13 November 2009

On Nurturing

At least the November Overcast turned into rain, though not very heavy. But some strong wind came with it. That took out one thing I was going to do today: a bike ride. Under normal circumstances, I might've gone out for a bit. But I got back on the bike less than a week ago, and I don't want to put too much strain on parts of my body that are still pretty tender.

The weather, however, was not responsible for cancelling another thing I'd planned for today: lunch with Bruce. We missed our lunch date because he wasn't feeling well. Something--the way I know Bruce, to be precise--told me that he was making his malady seem less serious than it was. My hunch was right. Now I wish I'd called him during the week.

He has pneumonia. He told me he's been sleeping through much of this week and when he's awake, he coughs a lot. In a way, it may be just as well that I didn't call, for he certainly needs whatever rest he can get. At least that's what he said when I called him today. But I wish I'd gone with my hunch. I'd've caught the next train and showed up at his door with a large vat of chicken soup (home-made, of course) in my hands.

Carolyn has been coming by, he said, and she'll be there this weekend. That's good, and not surprising--they've been together for at least fifteen years. Still, I want to go and help him. He says he just might take me up on my offer to come by his place during the week. I hope he does.

Bruce has said that my transition brought out a "maternal instinct" that, he said, I always had, even thought I didn't want to acknowledge it. And he's said that the surgery seems to have further accentuated it. Marci never told me that would happen!

Speaking of maternal...Yesterday, on my way to class, I saw Anne for the first time since May. She is a biology professor from France who's conducted genetic research and has worked with a leading researcher in her field on trying to find out whether and to what degree transgenderism and homosexuality are congenital.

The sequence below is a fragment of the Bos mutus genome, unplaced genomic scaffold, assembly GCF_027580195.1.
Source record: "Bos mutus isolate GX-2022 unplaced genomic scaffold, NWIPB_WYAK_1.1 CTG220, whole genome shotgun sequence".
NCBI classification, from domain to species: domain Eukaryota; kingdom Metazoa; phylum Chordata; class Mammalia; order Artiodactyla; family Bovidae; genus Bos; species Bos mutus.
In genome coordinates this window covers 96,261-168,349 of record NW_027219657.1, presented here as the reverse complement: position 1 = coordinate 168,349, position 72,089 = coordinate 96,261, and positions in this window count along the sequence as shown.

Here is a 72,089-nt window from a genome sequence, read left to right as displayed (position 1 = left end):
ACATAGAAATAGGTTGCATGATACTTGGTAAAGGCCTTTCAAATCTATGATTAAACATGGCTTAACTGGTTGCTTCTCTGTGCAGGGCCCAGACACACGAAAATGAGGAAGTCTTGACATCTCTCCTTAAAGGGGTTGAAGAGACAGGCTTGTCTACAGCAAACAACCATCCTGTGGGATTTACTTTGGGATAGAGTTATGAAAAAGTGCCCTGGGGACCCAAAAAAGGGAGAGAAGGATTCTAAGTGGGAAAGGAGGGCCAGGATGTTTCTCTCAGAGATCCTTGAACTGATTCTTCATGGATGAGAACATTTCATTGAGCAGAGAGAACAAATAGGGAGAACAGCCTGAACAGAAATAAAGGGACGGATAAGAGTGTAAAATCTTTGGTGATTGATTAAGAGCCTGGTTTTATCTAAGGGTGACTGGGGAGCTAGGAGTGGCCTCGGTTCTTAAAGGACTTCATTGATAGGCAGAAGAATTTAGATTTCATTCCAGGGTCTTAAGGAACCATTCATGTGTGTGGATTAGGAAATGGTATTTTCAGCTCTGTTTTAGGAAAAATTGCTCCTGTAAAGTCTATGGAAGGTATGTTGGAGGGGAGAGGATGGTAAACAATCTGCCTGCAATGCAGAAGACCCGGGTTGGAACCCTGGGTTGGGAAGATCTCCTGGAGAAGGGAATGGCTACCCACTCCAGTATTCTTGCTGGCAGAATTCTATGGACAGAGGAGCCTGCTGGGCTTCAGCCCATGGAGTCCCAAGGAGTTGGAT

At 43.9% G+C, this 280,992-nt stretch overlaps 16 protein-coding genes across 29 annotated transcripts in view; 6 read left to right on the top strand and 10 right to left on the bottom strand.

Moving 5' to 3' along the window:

This semester, she's on maternity leave. She gave birth around the same time I was having my surgery. During her pregnancy and just after I had my surgery, she expressed her belief that we had a common bond: We were both bringing a new life into this world. "I am giving birth to someone who will always be part of me," she said. "And you are giving birth to your self."

Although I believe I have been giving birth to myself, I wouldn't have made that comparison myself. I don't disagree with it; I just wasn't sure that I would've placed what I was doing on the same plane as bringing a brand-new life into this world. "But that is exactly what you are doing!." she averred.

OK, she said it. So did Regina. So did a few other women I know--all of whom have given birth. I guess I have to go along with them. But I'll fight it real, real hard. ;-)

I don't mind thinking of myself as someone who brought a life in this world or has the capacity to nurture herself or someone else. Still, I am somewhat reluctant to compare myself to any woman who's given birth, whether or not she gives me "permission" to do so and includes me in her world. After all, I still can't even fathom what it must have taken of my mother for her to give birth to, and raise, me. I can't imagine that whatever struggles I'm having in learning about this new life, my new home, can compare to what my mother did for me.

All I can do, I suppose, is to give myself, and anyone else who loves and trusts me, the best of whatever kind of care we need. Yes, we have a "sacred duty," as Helmer says in A Doll's House to our families. But, as Nora says when she's leaving him, we also have "another duty just as sacred" to ourselves. If we don't tend to that, we can't help anyone else.

I know. I haven't said anything new. Sometimes I just have to remind myself.

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